Darkness has just descended on the capital of Mizoram; the sun dipped beyond the peak that overlooks the playground in the heart of the picture-postcard hilltop city. But a group of youngsters are still playing, kicking up puffs of dust as they jostle for the ball in the hard, barren ground bereft of any grass from unrelented use. Some of the boys are in boots, most are playing barefoot. The youngest is barely five years old. Among the 20-odd players is Lalmuanpuia Hmar, Wesley to his friends, a Class X student of Aizawl High School. And the 15-year-old is all concentration as he shows off his control over the ball—dribbling, balancing it on his toes, knees and even his back. “He is very good,” says a fellow player. “One day, he will play for Mizoram and even India”. Wesley is modest about his skills. “I am just learning. But I have a dream…”
Football in Mizoram is all about this dream. And the uncompromising Mizo passion for the beautiful game has turned the tiny state in India’s Northeast into the soccer nerve centre in the country. It was only after Aizawl FC’s fairytale run the 2017 edition of the I-League that India took notice of Mizoram’s footballing genius. But for Mizos, it was the result of years of hard work and an unbelievably professional system of grooming talents that have started to show dividends. It is this dream and belief in themselves that have taken Mizoram to dizzying heights of success—the Santosh Trophy in 2014, National Games gold medal in 2015 besides victories in sub-junior, junior and the I-League. It’s what Lalnghinglova Hmar calls “Mizoram’s destiny”.
Hmar—Tetea to all who know him—is the honorary secretary of the Mizoram Football Association (MFA) and the man credited with turning the P in passion into professionalism. “Skill comes naturally…But raw talent has to be polished to get the final product. That’s what we try to do,” Tetea tells Outlook. The MFA, formed in 1973, also found ample support from the state government, led successively by Mizo National Front’s Zoramthanga and the Congress’s Lal Thanhawla, both of them equally enthusiastic football lovers. From laying an artificial grass turf at the iconic Assam Rifles ground in Aizawl to building a state-of-the-art stadium and launching the game-changer, the Mizoram Premier League (MPL), the MFA has constantly led the game’s evolution in the state. The MFA organises four tournaments—the under-15, under-18, MPL and the veterans’ (above 40). Last year, Mizoram also hosted the first-ever ‘baby league’ in the country for players between 10-12. For the record, Mizoram also hosts the 200-team village league the biggest tournament in the country.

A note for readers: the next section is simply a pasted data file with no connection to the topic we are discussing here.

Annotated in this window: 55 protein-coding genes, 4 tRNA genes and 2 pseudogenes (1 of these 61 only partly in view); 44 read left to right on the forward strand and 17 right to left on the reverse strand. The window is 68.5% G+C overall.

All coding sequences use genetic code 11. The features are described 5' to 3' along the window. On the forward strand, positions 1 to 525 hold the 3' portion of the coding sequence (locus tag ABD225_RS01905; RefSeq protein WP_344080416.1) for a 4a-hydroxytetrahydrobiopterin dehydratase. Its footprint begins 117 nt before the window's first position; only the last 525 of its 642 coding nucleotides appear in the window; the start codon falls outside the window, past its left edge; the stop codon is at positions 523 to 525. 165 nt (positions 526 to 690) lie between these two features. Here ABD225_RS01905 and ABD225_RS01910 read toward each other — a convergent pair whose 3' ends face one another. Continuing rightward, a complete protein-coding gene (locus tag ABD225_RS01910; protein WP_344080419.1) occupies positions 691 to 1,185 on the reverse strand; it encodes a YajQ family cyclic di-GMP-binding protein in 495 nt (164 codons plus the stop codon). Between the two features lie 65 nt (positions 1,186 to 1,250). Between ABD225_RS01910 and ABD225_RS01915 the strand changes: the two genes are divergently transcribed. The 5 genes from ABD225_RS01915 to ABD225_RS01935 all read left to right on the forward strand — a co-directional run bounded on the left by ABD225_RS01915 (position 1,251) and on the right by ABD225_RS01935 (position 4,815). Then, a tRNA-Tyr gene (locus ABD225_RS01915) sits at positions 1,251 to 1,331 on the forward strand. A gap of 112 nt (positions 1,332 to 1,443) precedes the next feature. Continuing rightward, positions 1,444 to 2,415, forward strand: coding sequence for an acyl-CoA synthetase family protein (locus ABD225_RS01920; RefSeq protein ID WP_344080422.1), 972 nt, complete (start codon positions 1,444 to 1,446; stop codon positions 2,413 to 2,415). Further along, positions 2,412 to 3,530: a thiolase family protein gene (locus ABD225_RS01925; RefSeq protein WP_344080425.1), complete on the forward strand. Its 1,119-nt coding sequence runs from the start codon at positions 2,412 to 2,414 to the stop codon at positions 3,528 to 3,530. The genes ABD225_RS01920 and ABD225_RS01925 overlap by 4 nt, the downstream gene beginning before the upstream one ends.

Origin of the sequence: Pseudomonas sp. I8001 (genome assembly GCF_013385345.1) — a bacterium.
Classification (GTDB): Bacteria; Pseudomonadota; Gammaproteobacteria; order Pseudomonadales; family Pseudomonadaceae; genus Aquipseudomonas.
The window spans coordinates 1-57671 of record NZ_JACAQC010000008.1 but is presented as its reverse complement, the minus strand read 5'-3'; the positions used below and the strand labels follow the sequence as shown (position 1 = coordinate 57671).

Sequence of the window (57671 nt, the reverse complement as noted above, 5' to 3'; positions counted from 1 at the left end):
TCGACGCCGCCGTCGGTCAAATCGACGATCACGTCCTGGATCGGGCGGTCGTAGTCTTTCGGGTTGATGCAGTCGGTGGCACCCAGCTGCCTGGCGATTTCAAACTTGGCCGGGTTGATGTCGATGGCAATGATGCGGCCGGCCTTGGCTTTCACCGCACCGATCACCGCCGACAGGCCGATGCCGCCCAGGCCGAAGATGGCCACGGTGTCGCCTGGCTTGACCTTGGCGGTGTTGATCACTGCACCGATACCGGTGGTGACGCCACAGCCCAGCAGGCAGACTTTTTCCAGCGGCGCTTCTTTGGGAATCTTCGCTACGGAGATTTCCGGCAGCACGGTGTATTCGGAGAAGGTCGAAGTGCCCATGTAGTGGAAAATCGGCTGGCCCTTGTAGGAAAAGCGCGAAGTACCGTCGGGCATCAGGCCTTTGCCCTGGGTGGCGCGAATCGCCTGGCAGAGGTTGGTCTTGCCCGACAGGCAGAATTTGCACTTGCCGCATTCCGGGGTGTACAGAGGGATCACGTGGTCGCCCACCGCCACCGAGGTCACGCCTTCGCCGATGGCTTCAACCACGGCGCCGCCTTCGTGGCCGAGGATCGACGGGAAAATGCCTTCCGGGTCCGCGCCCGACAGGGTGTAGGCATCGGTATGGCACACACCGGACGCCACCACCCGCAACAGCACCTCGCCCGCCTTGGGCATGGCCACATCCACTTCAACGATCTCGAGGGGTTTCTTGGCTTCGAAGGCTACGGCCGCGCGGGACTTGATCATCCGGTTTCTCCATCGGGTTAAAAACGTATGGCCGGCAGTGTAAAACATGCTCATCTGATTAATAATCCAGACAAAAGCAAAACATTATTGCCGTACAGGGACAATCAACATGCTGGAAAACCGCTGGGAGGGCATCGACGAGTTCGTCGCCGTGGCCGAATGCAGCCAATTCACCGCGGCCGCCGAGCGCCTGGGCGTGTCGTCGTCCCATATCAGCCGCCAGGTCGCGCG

Catch them young is a mantra the MFA follows it seriously. And its scouts regularly visit various tournaments to look for raw talents. Under the MFA’s tutelage, youngsters hone their skills and nurture their dreams. Among them is B. Lalpianghana, just 10 years old but already a master of his craft. “I want to be like Jeje,” he says. Jeje Lalpekhlua, 27, is the highest paid Mizo footballer who plays for Chennaiyin FC in the Indian Super League. He was also India’s Player of the Year in 2015-16. Football has surely set the bar very high for young Mizos.
By Anupam Bordoloi in Aizawl; Photographs by Sandipan Chatterjee